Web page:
Indonesia 737 crash caused by “safety” feature change pilots weren’t told of

By Sean Gallagher

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On November 6, Boeing issued an update to Boeing 737 MAX aircrews. The change, directed by the Federal Aviation Administration (FAA), came because Boeing had never provided guidance to pilots on what to do when part of an updated safety system malfunctioned—the very scenario that the pilots of Indonesia's Lion Air Flight 610 faced on October 29. Not knowing how to correct for the malfunction, the aircrew and their passengers were doomed. All aboard were lost as the aircraft crashed into the Java Sea.

First approved for commercial operation by the FAA on March 8, 2017, the MAX is just beginning to be delivered in large volumes. Lion Air was one of Boeing's primary foreign customers for the MAX, which is also flown by Southwest Airlines, American Airlines, and Air Canada. The Lion Air aircraft lost in the accident was virtually brand new, delivered by Boeing in August; this was the first accident involving an aircraft touted for its safety.

But Boeing never told pilots about one key new safety feature—an automated anti-stall system—or how to troubleshoot its failure. The manual update raised an outcry from pilots in the US.

Allied Pilots Association spokesperson and 737 captain Dennis Tajer told Reuters that his union members were only informed of a new anti-stall system that had been installed by Boeing on 737 MAX aircraft after the Lion Air crash. “It is information that we were not privy to in training or in any other manuals or materials,” Tajer told Reuters.

Jon Weaks, president of the Southwest Airlines Pilots Association, told Bloomberg, “We don’t like that we weren’t notified.” Southwest has ordered 257 737 MAX aircraft; American has orders for 85 still pending.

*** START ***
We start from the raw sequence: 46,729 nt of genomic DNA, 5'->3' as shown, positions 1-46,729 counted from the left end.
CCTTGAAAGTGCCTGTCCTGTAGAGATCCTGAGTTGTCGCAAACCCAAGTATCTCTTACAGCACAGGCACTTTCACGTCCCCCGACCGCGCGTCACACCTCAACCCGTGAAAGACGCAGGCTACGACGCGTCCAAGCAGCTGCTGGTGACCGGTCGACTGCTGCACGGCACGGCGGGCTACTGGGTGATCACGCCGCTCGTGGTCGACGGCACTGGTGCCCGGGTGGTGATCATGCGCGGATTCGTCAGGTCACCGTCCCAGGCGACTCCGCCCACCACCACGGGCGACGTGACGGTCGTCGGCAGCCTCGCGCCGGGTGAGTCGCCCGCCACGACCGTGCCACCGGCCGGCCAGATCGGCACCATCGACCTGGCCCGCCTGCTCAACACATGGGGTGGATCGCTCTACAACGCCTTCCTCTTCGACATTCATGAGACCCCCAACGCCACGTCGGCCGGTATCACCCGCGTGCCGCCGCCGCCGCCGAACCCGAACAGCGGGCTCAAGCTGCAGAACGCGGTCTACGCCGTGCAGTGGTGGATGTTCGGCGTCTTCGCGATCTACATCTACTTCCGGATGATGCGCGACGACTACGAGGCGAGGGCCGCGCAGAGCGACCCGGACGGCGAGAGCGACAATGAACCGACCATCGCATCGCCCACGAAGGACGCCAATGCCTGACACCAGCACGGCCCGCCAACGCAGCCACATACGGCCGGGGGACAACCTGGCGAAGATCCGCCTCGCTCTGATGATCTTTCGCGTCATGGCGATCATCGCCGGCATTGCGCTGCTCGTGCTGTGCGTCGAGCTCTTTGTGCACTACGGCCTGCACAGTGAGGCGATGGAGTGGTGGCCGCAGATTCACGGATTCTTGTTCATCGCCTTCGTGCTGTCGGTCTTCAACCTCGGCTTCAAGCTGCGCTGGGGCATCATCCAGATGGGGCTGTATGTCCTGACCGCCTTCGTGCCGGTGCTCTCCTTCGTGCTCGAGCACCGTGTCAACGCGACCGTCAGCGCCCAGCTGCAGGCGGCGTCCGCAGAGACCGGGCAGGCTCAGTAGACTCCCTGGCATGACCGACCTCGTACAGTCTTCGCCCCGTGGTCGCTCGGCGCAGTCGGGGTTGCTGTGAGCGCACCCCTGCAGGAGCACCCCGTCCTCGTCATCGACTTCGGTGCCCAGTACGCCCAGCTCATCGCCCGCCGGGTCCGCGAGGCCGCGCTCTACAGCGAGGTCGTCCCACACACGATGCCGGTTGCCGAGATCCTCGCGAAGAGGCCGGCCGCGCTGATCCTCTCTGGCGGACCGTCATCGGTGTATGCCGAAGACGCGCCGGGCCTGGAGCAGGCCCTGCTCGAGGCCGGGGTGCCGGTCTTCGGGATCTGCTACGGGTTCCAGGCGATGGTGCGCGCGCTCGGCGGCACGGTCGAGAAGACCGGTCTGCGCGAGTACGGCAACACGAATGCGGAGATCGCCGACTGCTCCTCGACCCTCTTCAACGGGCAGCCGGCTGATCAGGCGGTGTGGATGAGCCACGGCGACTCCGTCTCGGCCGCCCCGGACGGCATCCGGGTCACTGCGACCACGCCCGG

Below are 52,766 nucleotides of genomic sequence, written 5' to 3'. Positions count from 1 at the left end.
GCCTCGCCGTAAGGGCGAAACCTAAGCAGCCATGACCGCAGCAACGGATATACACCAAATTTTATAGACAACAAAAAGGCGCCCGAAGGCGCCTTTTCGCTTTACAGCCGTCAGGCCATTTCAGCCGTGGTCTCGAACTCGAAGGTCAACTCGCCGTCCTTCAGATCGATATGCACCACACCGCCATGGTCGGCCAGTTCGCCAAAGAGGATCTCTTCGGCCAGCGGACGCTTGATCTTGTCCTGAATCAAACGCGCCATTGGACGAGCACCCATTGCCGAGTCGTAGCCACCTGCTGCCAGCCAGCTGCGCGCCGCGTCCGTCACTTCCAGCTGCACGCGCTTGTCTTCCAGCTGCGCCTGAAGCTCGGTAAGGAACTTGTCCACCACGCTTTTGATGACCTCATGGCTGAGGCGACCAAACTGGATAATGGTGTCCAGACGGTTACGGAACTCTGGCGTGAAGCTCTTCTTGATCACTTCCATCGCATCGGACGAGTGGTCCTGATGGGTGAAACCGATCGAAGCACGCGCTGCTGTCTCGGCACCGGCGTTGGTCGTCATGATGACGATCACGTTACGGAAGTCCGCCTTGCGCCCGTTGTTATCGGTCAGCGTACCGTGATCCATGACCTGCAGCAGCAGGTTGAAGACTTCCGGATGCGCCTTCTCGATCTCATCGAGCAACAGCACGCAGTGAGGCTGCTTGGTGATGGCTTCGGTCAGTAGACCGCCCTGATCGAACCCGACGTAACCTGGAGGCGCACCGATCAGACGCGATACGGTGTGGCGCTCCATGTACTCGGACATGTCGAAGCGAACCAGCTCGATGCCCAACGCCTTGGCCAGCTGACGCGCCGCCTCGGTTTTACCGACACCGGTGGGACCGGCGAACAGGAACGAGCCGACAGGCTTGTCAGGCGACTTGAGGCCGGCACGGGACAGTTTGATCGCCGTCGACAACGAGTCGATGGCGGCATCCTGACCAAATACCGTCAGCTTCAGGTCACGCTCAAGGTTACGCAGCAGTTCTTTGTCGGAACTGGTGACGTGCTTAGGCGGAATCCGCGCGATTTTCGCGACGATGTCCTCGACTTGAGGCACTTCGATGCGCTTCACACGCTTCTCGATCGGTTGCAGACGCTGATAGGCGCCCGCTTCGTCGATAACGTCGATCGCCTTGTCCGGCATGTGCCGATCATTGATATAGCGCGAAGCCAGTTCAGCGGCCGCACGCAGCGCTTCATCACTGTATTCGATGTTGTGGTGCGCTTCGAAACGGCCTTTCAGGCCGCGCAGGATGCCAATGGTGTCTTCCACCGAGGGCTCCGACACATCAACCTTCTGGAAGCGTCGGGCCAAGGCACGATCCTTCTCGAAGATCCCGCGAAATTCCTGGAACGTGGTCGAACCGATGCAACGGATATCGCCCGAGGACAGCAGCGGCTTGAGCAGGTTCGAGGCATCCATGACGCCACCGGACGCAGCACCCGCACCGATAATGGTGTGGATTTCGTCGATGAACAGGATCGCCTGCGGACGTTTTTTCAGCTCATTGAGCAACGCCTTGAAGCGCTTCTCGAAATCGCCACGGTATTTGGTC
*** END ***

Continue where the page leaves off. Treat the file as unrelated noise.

A stall is a dangerous situation where the lift from an aircraft's wings no longer is enough to counter the weight of the plane, causing it to lose control and fall. Stalls usually happen when an aircraft's angle of attack (AOA)—the angle relative to the horizon that the aircraft's nose is pointing—reaches an angle that reduces the lift the wings can produce at its current air speed; pulling the nose of the aircraft up at lower air speed can result in a stall. If the airplane's tail is in the wake of the wings during a stall, the aircraft can enter what is called a "deep stall," and the pilots may lose the ability to control the aircraft.

Top: normal flight air flows. Bottom: a "deep stall," in which the tail is in the turbulence wake of the wings.
Top: normal flight air flows. Bottom: a "deep stall," in which the tail is in the turbulence wake of the wings.

In the past, anti-stall systems have either issued audible warnings to pilots or, as in newer systems, used a sensory feedback system that warns the pilot by putting more resistance on the aircraft's control stick or yoke when the pilot is approaching the critical angle. But the new system in the 737 uses data from the aircraft's AOA and airspeed sensors to proactively counter pilot error, adjusting the aircraft's controls to push the nose down if the sensors indicate the aircraft could stall.

Initial data from the investigation of the crash of Lion Air Flight 610 indicates that the AOA sensor was providing "erroneous input," according to a Boeing statement. The Operational Manual Bulletin sent out by Boeing on November 6 provides procedures for dealing with that sort of situation, but no prior training provided by Boeing ever mentioned the automated system.

The failure of an air safety system is exceedingly rare but not unheard of for new aircraft. This accident shows the inherent risk of taking control of critical systems away from humans without their knowledge.